SC-driven exercise is given political colour

The exercise, which was driven by the apex court, has now become a political tool being used by the BJP across India, willfully ignoring its exclusive nature.

The exercise underway in Assam to update the National Register of Citizens is an example of how even a serious issue related to the demographic integrity of a border state, with security, economic and social implications, can turn into political football.

As the process of filing claims and objections begins on August 30, the last hope for some 40 lakh people left out of the NRC draft released on July 31, one wonders how politics intervenes to colour even a Supreme Court-monitored process. One obviously cannot ignore the fact that the BJP came to power for the first time in Assam riding on the emotive issue of evicting Bangladeshi illegals from Assam.

Now, since the final draft of the NRC was published on July 31, there seems to be a frenzy among BJP leaders to hold the NRC exercise across the country, willfully ignoring that the NRC was prepared in 1952 exclusively for Assam, and not even for the other North-East states.

Union minister Giriraj Singh, who often kicks up controversies with his statements, latched on to the NRC issue quickly, demanding that it be done even in Bihar. His argument: a large number of Bangladeshi illegals are in that state, too.

Other BJP leaders followed, with demands coming from every state where such an exercise could help play a minority versus majority card.

A team from BJP-ruled Jharkhand landed in Guwahati to study Assam’s NRC model. The Jharkhand government requested the union home ministry to start the exercise in the tribal-dominated state, too. When the Centre did not respond, it decided to approach the Supreme Court by filing an intervener petition into the case related to Assam’s NRC draft, pleading that Jharkhand should also be made a party to it.

Could poll-bound Madhya Pradesh, also BJP-ruled, be far behind? It, too, contacted Assam’s NRC coordinator Prateek Hajela.

In neighbouring Rajasthan, where the BJP is facing massive anti-incumbency as it heads to elections, its home minister Gulabchand Kataria declared that the NRC exercise should be held across the country to weed out Bangladeshi illegals from everywhere.

But it is West Bengal, where the BJP desperately wants the NRC fire to spread. It is the state where the party is making a serious bid to make its presence felt. State BJP president Dilip Ghosh and state in-charge Kailash Vijayvargiya think there are over one crore illegal immigrants in WB who need to be identified and driven out. Ghosh has announced that if the BJP is voted to power in Bengal, there would be no escape from the NRC exercise. The rhetoric is typically incendiary – the alleged one crore Bangladeshis and their supporters must all pack their bags. Union minister Babul Supriyo added his bit by charging that Chief Minister Mamata Banerjee was protecting these illegals as they were her vote bank.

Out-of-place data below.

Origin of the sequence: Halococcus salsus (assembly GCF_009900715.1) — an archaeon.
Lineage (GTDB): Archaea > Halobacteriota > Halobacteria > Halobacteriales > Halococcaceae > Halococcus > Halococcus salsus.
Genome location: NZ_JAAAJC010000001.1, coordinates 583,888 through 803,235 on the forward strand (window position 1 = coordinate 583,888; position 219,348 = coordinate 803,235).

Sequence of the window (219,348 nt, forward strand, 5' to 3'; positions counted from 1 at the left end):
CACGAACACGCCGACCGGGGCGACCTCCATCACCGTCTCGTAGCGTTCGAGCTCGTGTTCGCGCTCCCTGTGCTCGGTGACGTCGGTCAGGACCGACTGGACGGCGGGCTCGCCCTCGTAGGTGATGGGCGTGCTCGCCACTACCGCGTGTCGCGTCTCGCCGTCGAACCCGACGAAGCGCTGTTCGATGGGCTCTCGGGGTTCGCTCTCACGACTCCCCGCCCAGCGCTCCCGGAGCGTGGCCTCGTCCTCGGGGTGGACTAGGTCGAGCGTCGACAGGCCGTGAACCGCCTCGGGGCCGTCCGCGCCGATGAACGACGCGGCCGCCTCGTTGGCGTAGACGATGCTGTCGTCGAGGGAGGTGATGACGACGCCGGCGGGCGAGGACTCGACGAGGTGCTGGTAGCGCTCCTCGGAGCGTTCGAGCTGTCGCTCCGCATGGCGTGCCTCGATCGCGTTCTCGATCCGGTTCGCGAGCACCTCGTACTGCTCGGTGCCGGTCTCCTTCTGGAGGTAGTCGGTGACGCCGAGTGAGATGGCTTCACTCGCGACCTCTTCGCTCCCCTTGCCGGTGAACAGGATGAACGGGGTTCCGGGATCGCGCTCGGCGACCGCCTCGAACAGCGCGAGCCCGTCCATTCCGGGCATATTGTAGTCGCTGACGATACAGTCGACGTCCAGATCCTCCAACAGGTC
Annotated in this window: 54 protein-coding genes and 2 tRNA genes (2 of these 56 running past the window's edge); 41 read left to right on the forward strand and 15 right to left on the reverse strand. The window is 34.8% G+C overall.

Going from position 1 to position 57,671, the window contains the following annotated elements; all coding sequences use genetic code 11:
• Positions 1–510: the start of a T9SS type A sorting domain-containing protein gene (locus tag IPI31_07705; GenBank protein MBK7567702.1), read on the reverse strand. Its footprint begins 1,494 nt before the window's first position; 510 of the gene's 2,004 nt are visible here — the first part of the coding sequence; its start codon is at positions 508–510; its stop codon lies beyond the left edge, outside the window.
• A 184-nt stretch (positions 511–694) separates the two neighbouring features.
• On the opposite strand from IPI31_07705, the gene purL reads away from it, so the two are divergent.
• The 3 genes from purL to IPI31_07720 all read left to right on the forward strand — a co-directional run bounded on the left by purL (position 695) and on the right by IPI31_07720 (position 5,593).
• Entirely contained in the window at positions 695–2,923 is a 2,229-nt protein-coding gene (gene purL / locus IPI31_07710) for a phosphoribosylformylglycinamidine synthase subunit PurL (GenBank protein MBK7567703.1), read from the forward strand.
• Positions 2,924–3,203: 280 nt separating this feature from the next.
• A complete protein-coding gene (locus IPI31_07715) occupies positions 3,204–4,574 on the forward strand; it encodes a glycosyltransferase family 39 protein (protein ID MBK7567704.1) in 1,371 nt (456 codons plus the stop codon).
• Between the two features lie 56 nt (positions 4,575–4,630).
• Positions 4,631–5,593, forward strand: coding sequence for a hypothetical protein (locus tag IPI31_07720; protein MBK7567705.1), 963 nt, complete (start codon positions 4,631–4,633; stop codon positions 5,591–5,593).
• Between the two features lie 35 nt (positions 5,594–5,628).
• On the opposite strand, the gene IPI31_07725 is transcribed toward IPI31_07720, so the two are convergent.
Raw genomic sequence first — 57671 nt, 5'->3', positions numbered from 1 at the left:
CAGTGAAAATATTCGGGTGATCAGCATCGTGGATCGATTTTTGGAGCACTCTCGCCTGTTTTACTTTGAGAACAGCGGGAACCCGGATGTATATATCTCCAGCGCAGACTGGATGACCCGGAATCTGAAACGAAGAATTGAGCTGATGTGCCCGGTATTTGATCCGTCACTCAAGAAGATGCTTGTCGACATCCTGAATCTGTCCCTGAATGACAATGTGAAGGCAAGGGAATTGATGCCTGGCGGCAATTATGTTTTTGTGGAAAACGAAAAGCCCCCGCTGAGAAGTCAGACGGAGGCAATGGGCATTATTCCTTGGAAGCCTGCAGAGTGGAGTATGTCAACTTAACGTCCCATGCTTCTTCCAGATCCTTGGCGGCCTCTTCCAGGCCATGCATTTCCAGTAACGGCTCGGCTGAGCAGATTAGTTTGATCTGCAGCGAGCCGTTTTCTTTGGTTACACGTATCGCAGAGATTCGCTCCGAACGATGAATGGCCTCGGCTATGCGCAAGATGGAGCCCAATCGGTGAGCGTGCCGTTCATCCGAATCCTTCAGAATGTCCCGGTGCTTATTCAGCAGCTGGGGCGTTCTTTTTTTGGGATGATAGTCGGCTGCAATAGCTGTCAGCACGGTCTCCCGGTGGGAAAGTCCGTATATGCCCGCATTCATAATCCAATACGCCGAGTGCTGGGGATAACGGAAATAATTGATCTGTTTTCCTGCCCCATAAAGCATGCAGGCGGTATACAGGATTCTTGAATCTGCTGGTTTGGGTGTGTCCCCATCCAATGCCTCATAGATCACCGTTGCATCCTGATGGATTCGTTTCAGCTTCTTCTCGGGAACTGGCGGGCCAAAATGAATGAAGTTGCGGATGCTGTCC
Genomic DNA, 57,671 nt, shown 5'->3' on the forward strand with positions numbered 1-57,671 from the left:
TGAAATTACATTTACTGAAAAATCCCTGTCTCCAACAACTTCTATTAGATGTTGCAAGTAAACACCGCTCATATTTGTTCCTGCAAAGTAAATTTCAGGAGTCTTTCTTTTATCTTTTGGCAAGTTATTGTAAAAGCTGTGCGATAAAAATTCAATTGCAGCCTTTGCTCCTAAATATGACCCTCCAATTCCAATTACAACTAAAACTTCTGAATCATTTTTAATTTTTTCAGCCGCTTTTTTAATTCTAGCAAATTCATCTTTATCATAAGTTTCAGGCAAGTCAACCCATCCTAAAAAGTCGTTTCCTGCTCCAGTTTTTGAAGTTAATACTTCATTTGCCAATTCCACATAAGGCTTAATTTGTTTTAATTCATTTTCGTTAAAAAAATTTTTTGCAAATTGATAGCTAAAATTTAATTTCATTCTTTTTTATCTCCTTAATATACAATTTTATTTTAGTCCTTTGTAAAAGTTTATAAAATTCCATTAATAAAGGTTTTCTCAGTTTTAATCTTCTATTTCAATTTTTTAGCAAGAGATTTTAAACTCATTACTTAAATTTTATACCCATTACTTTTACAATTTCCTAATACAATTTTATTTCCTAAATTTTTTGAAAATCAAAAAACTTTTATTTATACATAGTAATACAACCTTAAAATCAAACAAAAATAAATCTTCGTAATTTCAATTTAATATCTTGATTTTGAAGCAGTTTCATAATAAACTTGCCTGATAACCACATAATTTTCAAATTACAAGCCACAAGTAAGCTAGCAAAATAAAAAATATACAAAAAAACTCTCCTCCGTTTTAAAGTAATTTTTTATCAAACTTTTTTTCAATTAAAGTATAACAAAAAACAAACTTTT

From down south in Hyderabad, Raja Singh, BJP MLA from Goshmahal assembly seat of Hyderabad, shouts that Bangladeshis who refuse to return to their country must be shot.

To all this, the reaction from the opposition camp is on expected lines. Congress has deliberately avoided getting into the merits of the issue, even as some leaders described the NRC updating exercise as “our baby”.

Trinamool Congress (TMC), Aam Aadmi Party and Samajwadi Party MPs (all three, which get a major chunk of Muslim votes) in West Bengal, Delhi and Uttar Pradesh respectively staged protests outside Parliament during the Monsoon session over the Assam NRC issue. But the TMC faced a setback when Dwipen Pathak, its Assam unit chief, resigned from the post opposing Mamata Banerjee’s stand on NRC.

The BSP supremo Mayawati, who has assiduously tried to create a Dalit-Muslim combination in UP, has gone ballistic over the BJP’s handling of the NRC issue. AIMIM chief Asaduddin Owaisi dared the BJP government at the Centre to conduct NRC surveys in Mizoram and Jammu and Kashmir.

But the BJP seems unfazed. In the Rajya Sabha, BJP president Amit Shah reminded Congress that the need for updating NRC arose out of the Assam Accord of 1985, which was signed by Rajiv Gandhi. Shah said the Congress had not shown the courage to implement it, the BJP had to do the job.

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SC-driven exercise is given political colour

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